MobileMe cost $99 a year, but for many potential subscribers, it was hard to justify paying that amount when you could cobble together comparable services for free or less. Even if you purchased MobileMe at a discount from Amazon.com, if you didn't want to lock into all the Apple apps, or you only needed a limited number of features, even $60 starts to sound a bit on the high side.
Though not without their own issues, Gmail, Google Calendar, Google Docs, Picasa, DropBox, and others have become increasingly popular providers of free, cloud-based services to Mac users. Sometimes, the free services offered a better deal than MobileMe. DropBox, for example, offers more storage space for a lower price. Sometimes it was more complex to use a free service, but not always. Macworld's review of the MobileMe update late last year stated, "MobileMe still lags behind competitors such as Gmail and Yahoo! Mail in some respects. For example, server-based rules are far more limited than what OS X Mail or Gmail offer."
Moreover, Apple has been quietly chipping away at MobileMe's exclusive features over time. Apple ignored iWeb in the latest iLife upgrade, which was a huge disappointment to users who liked the program and appreciated its convenient interoperability with MobileMe. It freed up the Find My iPhone (and iPad) app, which previously had been a significant MobileMe incentive. From both a user and a marketing standpoint, it became increasingly difficult to differentiate MobileMe from other Apple or third-party services.
It would be hard to pinpoint whether the deconstruction of MobileMe was part of a grand strategy, but if it were, would we be surprised?
Up ahead: iCloud
Apple's new iCloud service harks back to the original iTools in some ways. Once again, the Internet service is free and offers an e-mail address. Plus, it features the updated core applications of both .Mac and MobileMe. But it also looks ahead and transcends older services as Apple seeks to unify its offerings and better integrate the cloud into evolving new ways that Apple customers are using their iPhones, iPads, and Macs.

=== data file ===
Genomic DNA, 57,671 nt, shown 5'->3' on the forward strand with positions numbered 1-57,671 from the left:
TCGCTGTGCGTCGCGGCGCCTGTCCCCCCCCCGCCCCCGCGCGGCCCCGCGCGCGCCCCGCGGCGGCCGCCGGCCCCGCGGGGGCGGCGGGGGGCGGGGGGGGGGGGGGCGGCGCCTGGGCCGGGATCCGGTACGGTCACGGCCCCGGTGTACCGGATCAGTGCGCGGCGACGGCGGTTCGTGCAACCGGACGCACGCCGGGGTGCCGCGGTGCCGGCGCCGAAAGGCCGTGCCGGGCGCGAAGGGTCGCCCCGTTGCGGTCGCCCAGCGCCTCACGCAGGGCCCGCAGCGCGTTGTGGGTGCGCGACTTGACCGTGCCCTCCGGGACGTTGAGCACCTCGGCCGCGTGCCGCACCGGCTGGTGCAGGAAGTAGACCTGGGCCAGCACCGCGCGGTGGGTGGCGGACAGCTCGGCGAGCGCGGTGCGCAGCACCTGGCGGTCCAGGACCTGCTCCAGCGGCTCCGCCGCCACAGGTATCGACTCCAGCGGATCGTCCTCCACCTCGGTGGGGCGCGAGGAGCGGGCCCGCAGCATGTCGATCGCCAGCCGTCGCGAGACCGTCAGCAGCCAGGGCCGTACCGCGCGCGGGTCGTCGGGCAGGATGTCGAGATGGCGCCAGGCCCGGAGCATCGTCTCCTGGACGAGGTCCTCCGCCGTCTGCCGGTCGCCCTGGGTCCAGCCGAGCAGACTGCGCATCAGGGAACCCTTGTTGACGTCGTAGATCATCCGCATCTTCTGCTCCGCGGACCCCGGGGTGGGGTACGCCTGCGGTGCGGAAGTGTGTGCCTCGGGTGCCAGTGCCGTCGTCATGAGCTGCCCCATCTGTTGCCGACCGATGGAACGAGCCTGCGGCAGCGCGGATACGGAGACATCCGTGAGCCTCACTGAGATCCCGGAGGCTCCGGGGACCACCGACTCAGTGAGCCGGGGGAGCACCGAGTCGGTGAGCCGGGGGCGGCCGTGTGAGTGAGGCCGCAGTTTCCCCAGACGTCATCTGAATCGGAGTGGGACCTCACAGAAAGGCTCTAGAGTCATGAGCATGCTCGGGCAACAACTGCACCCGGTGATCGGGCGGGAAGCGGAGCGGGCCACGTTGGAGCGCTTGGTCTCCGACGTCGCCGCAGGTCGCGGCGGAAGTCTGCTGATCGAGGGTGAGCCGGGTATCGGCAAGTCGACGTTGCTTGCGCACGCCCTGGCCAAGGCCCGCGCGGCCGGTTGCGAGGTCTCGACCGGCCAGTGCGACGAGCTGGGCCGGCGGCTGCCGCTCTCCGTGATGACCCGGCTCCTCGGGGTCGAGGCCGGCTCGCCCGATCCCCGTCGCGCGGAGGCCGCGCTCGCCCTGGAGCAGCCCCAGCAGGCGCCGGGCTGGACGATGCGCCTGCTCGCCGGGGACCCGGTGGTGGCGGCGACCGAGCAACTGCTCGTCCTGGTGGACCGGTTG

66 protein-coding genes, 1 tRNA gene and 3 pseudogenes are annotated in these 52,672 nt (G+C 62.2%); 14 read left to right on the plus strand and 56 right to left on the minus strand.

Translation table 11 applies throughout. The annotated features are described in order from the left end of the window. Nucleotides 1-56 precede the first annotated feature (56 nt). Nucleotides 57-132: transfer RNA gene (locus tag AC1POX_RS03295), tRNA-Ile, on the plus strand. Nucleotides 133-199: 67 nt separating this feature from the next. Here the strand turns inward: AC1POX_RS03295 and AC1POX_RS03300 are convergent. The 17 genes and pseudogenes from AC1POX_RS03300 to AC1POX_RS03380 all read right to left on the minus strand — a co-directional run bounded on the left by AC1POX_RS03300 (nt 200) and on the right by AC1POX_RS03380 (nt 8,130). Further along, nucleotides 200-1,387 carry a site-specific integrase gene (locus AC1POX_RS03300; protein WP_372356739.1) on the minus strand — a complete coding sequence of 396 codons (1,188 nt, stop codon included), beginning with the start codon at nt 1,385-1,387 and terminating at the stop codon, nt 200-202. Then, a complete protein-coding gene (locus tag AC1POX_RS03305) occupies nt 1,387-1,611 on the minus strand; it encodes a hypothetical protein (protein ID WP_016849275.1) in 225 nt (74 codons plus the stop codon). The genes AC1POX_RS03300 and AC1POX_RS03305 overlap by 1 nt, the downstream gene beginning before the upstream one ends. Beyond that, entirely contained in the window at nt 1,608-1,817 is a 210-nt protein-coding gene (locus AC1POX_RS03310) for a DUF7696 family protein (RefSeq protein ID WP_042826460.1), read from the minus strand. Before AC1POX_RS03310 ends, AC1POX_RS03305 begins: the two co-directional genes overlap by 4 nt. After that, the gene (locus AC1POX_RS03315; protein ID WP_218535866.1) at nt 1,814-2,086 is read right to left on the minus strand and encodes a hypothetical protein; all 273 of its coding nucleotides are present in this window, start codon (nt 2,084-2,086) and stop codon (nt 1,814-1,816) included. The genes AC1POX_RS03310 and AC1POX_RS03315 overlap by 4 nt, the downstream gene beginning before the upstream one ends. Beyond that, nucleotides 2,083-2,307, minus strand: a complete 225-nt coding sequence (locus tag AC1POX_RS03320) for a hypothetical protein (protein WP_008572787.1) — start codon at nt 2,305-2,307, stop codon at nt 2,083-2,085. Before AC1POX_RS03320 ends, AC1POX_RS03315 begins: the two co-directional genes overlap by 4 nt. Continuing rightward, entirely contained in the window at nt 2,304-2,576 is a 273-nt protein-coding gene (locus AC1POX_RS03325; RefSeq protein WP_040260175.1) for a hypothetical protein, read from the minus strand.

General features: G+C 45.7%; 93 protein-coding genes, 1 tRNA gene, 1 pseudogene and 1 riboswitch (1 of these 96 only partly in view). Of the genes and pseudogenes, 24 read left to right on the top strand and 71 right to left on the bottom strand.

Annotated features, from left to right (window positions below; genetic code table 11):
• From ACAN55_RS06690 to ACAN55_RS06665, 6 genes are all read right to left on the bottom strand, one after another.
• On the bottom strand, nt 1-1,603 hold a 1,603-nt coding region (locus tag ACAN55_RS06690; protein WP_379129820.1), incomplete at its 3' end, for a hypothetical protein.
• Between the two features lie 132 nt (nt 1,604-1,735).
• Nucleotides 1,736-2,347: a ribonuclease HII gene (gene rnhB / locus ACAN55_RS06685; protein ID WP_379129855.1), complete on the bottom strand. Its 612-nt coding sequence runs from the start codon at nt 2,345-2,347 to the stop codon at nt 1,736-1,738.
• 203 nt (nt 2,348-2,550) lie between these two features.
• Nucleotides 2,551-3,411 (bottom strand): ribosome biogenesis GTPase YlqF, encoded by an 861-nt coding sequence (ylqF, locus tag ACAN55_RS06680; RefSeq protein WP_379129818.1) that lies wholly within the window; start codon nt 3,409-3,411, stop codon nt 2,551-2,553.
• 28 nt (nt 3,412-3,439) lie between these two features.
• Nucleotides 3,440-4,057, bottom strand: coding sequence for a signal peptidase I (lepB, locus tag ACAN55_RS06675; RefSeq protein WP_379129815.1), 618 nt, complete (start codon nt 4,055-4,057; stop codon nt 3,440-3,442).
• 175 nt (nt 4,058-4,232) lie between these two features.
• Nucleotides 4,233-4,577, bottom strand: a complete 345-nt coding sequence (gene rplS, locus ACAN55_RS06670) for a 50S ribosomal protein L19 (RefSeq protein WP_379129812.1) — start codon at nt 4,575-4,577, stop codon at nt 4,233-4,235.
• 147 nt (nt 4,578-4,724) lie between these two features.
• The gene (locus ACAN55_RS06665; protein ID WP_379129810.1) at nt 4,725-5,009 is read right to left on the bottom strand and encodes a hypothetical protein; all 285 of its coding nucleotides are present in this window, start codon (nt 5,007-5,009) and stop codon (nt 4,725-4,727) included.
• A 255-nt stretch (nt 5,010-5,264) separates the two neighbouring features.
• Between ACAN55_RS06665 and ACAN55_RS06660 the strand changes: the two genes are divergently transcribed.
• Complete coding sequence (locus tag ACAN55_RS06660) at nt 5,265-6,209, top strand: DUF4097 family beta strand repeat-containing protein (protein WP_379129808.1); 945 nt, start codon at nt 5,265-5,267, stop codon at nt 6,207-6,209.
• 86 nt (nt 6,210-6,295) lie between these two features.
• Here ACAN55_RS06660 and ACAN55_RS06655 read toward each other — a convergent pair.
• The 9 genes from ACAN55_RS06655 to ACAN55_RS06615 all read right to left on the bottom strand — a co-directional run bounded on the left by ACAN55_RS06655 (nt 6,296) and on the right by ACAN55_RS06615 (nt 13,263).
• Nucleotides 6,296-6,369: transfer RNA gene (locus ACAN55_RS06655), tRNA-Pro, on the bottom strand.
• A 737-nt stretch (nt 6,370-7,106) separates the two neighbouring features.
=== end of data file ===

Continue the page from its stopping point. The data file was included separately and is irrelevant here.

iCloud requires iOS 5, which will run on the iPhone 3GS, iPhone 4, third- and fourth-generation iPod touch, original iPad, and iPad 2. On the Mac, you'll need to run Mac OS X Lion and iTunes 10.3 or later.
iCloud will sync your contacts, calendars, e-mail, and Safari bookmarks between iOS devices and computers. It will also offer document storage, photo storage, and music-syncing features, and backup features for iOS devices. iCloud will sync documents created with Apple's apps (Pages, Numbers, and Keynote) as well as any third-party apps that are adapted to operate with iCloud.
iCloud's Photo Stream feature automatically imports any new pictures taken on an iOS device or added to iPhoto and stores them for 30 days in the cloud. You can view those photos on (and in some cases download them to) other iOS devices, computers, or Apple TV. Photo syncing is limited to 1000 pictures on iOS devices, but is unlimited on computers.
As soon as iOS 5 ships this fall, subscribers will be able to convert their MobileMe accounts to iCloud. But you don't have to do anything right away, as MobileMe will remain in service until June 30, 2012; current subscribers can stay with the service until then, if they choose.
Anyone who has a me.com e-mail address will keep it, and everyone eligible for an iCloud account can sign up for a me.com e-mail address. Anyone who bought MobileMe or updated it recently can get a refund or a pro-rated refund.
Few specific details are available right now concerning the transition of Galleries, iDisk, Backup, Back To My Mac, or iWeb sites. But current MobileMe subscribers have a little more than a year to figure out a contingency plan for handling the various components of the services they currently use.
One thing's for sure. You won't get another shot at a mac.com e-mail address.